Customized rate limiting for API Gateway by path parameter, query parameter, and more

Michael WittigUpdated 04 Mar 2020

API Gateway provides a feature to limit the number of requests a client can make per second (rate) and per day/week/month (quota). Rate limiting is very useful to protect your system from resource starvation caused by a client flooding your system with requests. Quotas are more useful to protect against data scrapers or to limit the number of expensive operations a client can perform without paying appropriately.

You have to combine two features of API Gateway to implement rate limiting: Usage plans and API keys. API keys are used to identify the client while a usage plan defines the rate limit for a set of API keys and tracks their usage. Clients are expected to send the API key as the HTTP X-API-Key header. However, what about using a path parameter to identify the client like /v1/some-client-id/task or a query parameter like /v1/task?clientId=some-client-id? In this article, you learn to use a Custom Authorizer to extract a parameter from the path and use the value as the API Key. You can follow the same approach to extract the API Key value from a query parameter or the body.

Keep in mind that there is a soft limit of 500 API keys. AWS will not raise this limit as high as you wish. The upper limit seems to be 10,000 API keys.

Custom Authorizer

A Custom Authorizer is implemented by a Lambda function to execute custom logic. Every request to the API Gateway first invokes the Custom Authorizer. The Custom Authorizer returns an access policy (policyDocument) and the API key value (usageIdentifierKey). API Gateway takes the result from the Custom Authorizer, checks if the API key exists and if the client is allowed to make the request according to the access policy.

Create the Lambda function:

  1. Author a Lambda function from scratch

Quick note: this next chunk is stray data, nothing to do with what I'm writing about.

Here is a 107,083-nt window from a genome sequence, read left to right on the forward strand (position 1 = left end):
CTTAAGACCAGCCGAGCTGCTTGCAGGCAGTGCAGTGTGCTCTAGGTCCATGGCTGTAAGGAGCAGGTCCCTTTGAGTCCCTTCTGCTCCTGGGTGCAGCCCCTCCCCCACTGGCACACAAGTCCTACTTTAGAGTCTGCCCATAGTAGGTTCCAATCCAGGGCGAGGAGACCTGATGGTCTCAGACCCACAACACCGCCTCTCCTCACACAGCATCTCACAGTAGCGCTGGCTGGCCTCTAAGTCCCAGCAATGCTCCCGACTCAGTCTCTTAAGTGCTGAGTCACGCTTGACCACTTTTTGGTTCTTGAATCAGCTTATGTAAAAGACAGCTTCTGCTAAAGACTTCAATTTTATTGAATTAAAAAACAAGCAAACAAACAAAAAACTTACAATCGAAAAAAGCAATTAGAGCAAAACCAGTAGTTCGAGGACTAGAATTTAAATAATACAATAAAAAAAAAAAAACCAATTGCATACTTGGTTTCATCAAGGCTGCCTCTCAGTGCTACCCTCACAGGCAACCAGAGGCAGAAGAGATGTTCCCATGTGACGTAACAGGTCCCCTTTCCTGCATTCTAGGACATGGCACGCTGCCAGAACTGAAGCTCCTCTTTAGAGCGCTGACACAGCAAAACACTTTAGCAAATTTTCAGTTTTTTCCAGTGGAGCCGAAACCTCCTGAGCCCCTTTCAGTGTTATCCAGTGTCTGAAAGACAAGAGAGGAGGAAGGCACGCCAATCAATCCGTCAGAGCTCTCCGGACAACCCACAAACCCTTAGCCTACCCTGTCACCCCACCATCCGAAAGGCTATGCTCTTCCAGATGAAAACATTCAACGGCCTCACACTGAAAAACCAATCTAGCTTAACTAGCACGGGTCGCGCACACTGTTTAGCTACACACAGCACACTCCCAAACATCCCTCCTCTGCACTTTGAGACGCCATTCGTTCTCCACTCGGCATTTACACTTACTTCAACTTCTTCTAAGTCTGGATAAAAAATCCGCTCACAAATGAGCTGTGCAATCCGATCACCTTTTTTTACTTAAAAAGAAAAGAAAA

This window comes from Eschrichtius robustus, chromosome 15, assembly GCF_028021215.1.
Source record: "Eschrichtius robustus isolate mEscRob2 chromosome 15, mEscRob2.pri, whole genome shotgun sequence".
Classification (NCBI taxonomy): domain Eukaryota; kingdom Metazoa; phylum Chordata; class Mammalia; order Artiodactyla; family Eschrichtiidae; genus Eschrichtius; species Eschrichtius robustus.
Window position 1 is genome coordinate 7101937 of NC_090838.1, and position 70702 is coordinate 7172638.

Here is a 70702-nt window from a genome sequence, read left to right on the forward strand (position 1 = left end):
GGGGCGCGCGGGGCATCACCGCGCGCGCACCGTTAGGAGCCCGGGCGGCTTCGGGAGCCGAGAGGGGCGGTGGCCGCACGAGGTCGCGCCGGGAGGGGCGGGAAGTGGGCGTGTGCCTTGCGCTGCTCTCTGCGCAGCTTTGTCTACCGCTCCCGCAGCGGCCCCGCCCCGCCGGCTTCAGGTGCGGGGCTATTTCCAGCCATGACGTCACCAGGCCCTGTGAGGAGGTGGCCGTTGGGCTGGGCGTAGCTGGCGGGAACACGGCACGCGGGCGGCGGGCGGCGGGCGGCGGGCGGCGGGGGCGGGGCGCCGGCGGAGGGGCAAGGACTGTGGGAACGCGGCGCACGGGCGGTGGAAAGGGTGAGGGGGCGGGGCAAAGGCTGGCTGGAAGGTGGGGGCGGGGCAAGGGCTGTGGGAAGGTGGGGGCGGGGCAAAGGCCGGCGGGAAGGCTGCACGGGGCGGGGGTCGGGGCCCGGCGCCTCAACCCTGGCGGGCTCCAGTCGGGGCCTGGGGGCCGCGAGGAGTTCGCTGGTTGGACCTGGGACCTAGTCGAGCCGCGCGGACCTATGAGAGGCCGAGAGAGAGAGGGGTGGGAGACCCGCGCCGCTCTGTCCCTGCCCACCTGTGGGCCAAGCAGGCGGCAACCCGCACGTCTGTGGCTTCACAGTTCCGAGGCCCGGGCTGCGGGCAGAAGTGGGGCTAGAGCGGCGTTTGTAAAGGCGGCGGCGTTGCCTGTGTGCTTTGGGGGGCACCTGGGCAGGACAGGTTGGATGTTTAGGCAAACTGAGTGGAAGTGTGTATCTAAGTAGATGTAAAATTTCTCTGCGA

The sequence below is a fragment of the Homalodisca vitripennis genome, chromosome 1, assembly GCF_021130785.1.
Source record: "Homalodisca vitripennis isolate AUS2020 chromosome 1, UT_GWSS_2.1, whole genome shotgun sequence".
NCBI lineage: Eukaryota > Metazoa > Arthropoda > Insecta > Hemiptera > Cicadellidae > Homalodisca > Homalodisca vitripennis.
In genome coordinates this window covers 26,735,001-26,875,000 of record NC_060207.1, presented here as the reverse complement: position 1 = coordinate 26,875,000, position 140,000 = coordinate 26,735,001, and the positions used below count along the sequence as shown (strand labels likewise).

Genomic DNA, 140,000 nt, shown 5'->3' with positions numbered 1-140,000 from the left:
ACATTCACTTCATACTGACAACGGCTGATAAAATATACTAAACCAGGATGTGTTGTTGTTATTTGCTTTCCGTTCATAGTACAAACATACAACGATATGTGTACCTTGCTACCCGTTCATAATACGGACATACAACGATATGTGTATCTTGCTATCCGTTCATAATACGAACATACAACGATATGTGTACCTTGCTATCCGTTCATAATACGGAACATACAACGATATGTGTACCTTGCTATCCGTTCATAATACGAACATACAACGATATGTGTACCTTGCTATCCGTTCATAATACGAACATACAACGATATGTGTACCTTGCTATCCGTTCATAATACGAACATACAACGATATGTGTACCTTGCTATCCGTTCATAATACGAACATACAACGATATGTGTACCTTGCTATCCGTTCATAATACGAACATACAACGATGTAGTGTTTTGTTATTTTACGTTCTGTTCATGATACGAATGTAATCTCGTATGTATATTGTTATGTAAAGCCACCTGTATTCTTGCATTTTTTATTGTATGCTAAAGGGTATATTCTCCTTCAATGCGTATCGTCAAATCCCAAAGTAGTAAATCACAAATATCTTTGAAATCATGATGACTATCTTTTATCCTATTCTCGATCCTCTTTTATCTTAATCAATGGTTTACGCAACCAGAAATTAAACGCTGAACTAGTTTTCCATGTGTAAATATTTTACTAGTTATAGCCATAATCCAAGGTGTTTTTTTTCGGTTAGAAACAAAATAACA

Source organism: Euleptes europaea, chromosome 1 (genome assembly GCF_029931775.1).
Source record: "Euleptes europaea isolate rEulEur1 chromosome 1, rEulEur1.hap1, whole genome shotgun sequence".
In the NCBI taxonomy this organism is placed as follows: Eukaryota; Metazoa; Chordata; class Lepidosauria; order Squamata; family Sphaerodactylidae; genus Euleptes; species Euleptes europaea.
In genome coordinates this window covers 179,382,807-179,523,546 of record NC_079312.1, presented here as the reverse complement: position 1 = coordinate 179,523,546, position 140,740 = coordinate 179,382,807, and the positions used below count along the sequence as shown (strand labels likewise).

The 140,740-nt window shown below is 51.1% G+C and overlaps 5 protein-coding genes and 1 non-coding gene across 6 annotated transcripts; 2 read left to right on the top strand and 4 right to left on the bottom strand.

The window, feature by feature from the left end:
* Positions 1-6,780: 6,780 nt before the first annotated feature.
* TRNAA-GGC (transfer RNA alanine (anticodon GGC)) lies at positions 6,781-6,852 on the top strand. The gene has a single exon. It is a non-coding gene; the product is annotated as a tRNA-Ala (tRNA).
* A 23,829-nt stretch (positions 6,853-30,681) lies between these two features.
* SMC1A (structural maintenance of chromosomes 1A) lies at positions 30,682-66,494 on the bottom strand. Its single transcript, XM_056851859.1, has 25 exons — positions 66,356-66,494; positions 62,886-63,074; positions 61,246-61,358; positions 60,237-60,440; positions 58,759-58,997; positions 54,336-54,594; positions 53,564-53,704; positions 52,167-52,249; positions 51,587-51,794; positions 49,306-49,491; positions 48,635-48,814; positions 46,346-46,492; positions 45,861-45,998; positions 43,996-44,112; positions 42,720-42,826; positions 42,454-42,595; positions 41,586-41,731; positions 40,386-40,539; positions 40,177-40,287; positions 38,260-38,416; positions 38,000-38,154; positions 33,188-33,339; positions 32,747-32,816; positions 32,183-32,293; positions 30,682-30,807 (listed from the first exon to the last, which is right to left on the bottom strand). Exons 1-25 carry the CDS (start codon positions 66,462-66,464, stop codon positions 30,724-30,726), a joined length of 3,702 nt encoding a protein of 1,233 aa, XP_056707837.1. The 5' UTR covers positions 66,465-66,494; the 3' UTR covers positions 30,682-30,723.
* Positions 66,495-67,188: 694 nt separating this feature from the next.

Lambda function from scratch
  2. Set a Name
  3. Set the Runtime to Node.js 8.10
  4. Set Role to Create a new role from one or more templates to create a new IAM role for the Lambda function
  5. Set a Role Name
  6. Click Create function to save

The following Lambda function code uses the value of the path parameter clientId as the API key value and allows access to all API resources and methods.

exports.handler = async (event) => {
if ('pathParameters' in event && 'clientId' in event.pathParameters) { // check if the path parameter is present
return {
principalId: event.pathParameters.clientId,
policyDocument: {
Version: '2012-10-17',
Statement: [{ // allow all HTTP methods on all resources
Action: 'execute-api:Invoke',
Effect: 'Allow',
Resource: `arn:aws:execute-api:us-east-1:*:${event.requestContext.apiId}/*`
usageIdentifierKey: event.pathParameters.clientId // the value of path parameter clientId is used as the API key value
} else {
throw new Error('path parameter clientId missing');

Once the Lambda function is in place you can create the Custom Authorizer in API Gateway:

  1. Set a Name
  2. Select the Lambda Function you created earlier
    Create API Gateway custom authorizer
  3. Set the Lambda Event Payload to Request
  4. Set the Identity Sources to Context apiId
  5. Disable Authorization Caching
  6. Click Create to save
  7. You are asked to grant permissions
    Create API Gateway Custom Authorizer

Unfortunately, you can not use a path parameter as an Identity Source. We use the API id which is the same for all requests. Therefore, it is important to disable Authorization Caching. Otherwise, all requests (no matter what path parameter used) would use the same API key value from the cached authorizer response. Confusingly, a query parameter is valid Identity Source.

Configuring API Gateway